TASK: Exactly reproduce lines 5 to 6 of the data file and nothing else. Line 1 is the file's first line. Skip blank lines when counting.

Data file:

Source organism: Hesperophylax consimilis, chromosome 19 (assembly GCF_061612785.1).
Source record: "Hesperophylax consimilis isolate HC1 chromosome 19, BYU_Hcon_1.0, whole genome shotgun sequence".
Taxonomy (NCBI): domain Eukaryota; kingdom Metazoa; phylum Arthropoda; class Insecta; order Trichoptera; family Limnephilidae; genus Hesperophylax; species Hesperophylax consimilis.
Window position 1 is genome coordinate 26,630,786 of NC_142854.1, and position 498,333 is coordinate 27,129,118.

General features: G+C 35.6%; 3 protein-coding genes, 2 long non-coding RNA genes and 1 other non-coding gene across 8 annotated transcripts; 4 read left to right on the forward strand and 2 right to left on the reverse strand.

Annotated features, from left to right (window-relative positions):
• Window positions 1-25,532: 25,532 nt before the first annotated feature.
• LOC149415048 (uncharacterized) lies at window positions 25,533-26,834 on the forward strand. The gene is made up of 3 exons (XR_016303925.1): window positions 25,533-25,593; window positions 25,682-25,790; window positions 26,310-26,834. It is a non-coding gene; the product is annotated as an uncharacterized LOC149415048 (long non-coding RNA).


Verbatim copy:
General features: G+C 35.6%; 3 protein-coding genes, 2 long non-coding RNA genes and 1 other non-coding gene across 8 annotated transcripts; 4 read left to right on the forward strand and 2 right to left on the reverse strand.

Annotated features, from left to right (window-relative positions):